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Messages - Wayne Laepple

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1756
Work and Events / Re: Fall Work Weekend '08 - photos
« on: December 03, 2008, 11:17:10 PM »
Something else to consider. By the time we reach Route 218, we will have over 3 miles of track to maintain. In my experience, the number of volunteers who turn out to maintain track is considerably smaller than those who show up to build. Not that there's anything inherently wrong with that, it's just that construction is a lot sexier than maintenance. And those of us still standing will be some older than we are now!

I think the folks who are "regulars" at Sheepscot will confirm that just rousting out a gang to go out and raise low joints or reline a curve is a difficult proposition. I don't see that changing for the better any time soon, I'm afraid.

1757
Museum Discussion / Re: Track availability
« on: December 03, 2008, 10:10:32 PM »
The ad says it's 1500 track feet. That's 3,000 linear feet of rail. At 60 pounds per yard, that makes 30 tons.

1758
Museum Discussion / Re: Track availability
« on: December 03, 2008, 09:34:02 PM »
Make a phone call. Ask if there are joint bars and what the price per ton is. Find out what the drilling is. Then the powers that be can decide whether it's worth pursuing. I believe 1500 track feet is about 30 tons of rail, plus the bars, so there would be one full truckload plus.

1759
When I worked for the Maryland & Pennsylvania RR in York, Pa., I often looked at the former Billmeyer & Small plant, which was directly catty-cornered from the M&P's station and office on east market Street. The building was later damaged by a runaway gondola that derailed and crashed into the corner of the structure. A couple of the East Broad Top's coaches were by B&S, and somewhere in my stuff around here, I have a cast iron plate with "B&S" cast into it that secured the rods that held the bolster in place on a Billmeyer & Small boxcar from the Tuscarora Valley RR.

1760
The Original W&Q and WW&F: 1894-1933 / WW&F Roundhouse Fire
« on: December 03, 2008, 09:06:56 AM »
However, both no. 6 and no. 7 were stored out of service in the roundhouse. Both were in need of major repairs, if I recall correctly, and as they were the largest engines the railroad owned, were the most expensive to operate and repair. I suspect they had been parked at least partly because they were so costly to use and there wasn't enough traffic to justify the cost of repairs. Correct me if I'm misinformed.

1761
Museum Discussion / Re: Roster of Surviving Maine 2' Locomotives
« on: December 02, 2008, 03:14:44 PM »
Thanks for gathering and propagating this information, Ed. It is indeed a concise guide to the surviving two-footers and will undoubtedly be useful to folks who browse this site, especially if they take the time to look for this thread and read it.

1762
Museum Discussion / Re: 60# rail located in Mass.
« on: December 01, 2008, 06:16:46 PM »
The very first thing that must be done is determine the ownership of the material. Once that's determined, someone "official" has to ask the owner for the material. Someone has to decide whether it's worth the effort for  200 track feet of rail. A dozen 60-pound rails weighs a bit less than four tons, not much of a truckload. How many volunteers live near Lowell and would be willing to participate in a takeup party? I'm too far away, I know that.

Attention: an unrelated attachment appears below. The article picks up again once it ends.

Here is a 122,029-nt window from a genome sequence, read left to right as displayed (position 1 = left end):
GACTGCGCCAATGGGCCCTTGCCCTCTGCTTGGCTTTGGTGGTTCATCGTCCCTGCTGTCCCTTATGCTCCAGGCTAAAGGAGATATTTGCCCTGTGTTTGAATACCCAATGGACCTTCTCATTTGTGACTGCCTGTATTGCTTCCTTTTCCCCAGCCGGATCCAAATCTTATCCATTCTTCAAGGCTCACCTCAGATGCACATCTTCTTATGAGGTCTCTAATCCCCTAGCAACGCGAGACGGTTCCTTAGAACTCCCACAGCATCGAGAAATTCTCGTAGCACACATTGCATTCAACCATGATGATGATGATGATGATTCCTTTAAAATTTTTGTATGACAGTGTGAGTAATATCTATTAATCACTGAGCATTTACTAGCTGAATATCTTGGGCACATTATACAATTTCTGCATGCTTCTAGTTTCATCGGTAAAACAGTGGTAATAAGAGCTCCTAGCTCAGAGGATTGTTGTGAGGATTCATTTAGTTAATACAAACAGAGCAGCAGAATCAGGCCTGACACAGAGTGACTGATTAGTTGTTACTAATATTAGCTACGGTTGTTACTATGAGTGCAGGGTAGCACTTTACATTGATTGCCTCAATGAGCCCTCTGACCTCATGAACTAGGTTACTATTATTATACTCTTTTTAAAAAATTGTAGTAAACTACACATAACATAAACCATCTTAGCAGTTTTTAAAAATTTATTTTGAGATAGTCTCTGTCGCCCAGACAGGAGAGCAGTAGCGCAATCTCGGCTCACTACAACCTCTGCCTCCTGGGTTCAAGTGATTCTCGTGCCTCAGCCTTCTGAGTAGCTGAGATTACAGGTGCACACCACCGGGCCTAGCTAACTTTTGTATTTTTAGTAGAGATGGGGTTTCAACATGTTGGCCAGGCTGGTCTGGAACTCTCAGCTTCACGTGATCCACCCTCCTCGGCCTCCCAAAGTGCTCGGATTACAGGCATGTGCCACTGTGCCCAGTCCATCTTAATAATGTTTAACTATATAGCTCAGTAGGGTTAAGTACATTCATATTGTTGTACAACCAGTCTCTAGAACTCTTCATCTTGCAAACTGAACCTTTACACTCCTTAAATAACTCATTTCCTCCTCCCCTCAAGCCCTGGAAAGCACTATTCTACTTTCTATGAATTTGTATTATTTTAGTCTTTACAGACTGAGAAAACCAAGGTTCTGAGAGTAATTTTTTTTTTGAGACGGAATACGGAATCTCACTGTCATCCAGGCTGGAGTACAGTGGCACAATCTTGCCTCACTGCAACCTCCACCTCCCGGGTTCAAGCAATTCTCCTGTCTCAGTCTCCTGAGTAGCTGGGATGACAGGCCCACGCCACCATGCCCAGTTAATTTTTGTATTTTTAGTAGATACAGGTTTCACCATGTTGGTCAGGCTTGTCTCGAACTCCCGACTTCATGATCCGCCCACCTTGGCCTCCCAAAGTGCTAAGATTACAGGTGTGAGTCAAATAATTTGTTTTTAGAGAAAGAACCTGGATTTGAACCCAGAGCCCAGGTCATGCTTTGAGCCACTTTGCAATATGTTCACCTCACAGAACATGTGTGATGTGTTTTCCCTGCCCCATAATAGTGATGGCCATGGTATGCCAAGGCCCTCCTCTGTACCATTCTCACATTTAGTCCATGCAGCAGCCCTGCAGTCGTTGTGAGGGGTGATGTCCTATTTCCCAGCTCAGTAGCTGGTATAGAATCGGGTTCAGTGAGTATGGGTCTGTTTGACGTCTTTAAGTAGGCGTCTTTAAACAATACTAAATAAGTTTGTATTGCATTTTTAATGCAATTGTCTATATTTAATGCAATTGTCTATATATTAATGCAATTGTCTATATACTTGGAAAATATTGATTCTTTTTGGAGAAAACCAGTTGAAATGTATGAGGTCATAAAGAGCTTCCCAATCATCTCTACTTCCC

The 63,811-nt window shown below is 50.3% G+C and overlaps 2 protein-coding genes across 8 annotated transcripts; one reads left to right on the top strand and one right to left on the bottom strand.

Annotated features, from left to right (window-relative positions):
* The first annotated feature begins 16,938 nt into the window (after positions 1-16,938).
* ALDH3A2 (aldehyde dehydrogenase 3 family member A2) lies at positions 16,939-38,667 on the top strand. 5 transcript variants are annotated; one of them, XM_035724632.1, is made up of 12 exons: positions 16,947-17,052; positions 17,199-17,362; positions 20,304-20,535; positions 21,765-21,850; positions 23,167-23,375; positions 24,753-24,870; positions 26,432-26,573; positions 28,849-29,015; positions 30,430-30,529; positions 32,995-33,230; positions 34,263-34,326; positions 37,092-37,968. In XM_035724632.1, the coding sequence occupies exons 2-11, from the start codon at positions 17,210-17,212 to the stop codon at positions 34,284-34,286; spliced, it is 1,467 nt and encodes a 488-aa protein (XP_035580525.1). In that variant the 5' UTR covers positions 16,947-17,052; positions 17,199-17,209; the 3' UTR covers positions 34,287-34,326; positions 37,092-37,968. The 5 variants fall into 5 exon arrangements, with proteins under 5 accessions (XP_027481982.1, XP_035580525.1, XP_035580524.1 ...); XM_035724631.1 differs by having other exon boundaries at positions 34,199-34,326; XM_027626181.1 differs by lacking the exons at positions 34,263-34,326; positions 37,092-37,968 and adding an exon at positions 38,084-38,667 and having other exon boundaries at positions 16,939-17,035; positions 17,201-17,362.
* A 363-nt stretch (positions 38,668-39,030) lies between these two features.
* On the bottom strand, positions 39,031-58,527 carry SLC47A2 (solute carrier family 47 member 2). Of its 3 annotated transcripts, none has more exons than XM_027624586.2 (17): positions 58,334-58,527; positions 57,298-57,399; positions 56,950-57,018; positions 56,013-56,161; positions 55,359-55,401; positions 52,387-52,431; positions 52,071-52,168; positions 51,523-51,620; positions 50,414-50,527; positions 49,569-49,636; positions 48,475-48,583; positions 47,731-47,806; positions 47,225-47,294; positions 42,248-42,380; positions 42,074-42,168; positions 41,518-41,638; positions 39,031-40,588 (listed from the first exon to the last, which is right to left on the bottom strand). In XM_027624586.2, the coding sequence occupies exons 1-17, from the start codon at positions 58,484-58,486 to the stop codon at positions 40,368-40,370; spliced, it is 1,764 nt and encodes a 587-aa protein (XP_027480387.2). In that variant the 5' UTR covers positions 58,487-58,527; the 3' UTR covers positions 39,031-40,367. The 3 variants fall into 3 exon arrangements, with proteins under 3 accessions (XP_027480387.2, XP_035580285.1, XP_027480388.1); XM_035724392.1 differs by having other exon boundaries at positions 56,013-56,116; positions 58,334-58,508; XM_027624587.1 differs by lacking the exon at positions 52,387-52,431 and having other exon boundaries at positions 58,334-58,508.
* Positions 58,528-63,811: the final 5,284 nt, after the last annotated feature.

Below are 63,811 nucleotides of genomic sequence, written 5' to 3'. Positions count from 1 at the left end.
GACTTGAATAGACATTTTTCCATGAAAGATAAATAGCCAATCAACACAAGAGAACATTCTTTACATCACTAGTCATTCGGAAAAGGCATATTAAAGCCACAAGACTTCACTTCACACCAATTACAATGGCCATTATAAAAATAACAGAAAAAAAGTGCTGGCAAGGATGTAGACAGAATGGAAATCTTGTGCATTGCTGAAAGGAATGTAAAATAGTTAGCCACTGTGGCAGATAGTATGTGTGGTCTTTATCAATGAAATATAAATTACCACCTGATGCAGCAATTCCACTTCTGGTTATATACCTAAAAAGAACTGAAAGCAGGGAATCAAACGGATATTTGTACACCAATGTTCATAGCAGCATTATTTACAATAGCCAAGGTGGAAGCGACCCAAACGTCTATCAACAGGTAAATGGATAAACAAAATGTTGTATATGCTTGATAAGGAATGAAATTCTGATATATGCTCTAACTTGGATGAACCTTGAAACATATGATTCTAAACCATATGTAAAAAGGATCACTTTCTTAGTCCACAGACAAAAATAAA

1763
Work and Events / Re: Car shop extension 2
« on: November 30, 2008, 02:39:42 PM »
Wow! Thanks for the photos, Steve. These guys make it all look so easy!

1764
Museum Discussion / Re: Track availability
« on: November 27, 2008, 10:14:01 AM »
What? Are they multiplying up there in the woods? 15 switch stands? Oh my goodness! :o

1765
Before we get too carried away on this subject, let's all pause and give thanks for the track we have and those who struggle to maintain it. And remember that it's still 5,000 feet or more to Route 218. And after that, we have lots to build in the Sheepscot terminal area. ;)

1766
Whimsical Weirdness and Foolery / Re: You know you're a WW&F fan when ...
« on: November 26, 2008, 06:05:47 PM »
You know you're a WW&F fan when you patiently explain that the initials on your shirt or cap don't stand for the World Wrestling Federation or World Wildlife Foundation -- and then explain what they do stand for.

1767
Museum Discussion / Re: Track availability
« on: November 25, 2008, 10:39:58 PM »
I understand the price of relay rail has decreased, but not to the extent of scrap. The price seems to vary, based on demand. Relay 132 pound, one of the most popular sections, is still around $1,000 per ton. I don't know about 60-pound, though.

1768
Museum Discussion / Re: Track availability
« on: November 25, 2008, 07:13:11 PM »
Just to add a bit of perspective to this discussion, several months ago, our museum received a credit of $700 a ton for scrap 70 pound rail. Today, I read on another forum that no. 1 melting scrap is selling for $50 a ton at the mill. They are not even quoting scrap rail.


1769
Museum Discussion / Re: Finally . . .
« on: November 24, 2008, 05:50:11 PM »
Very nice, John, very nice!

1770
Whimsical Weirdness and Foolery / Re: You know you're a WW&F fan when ...
« on: November 23, 2008, 10:34:09 PM »
you drive 538 miles one way for a three-day weekend of building track, then drive home and go straight to work.

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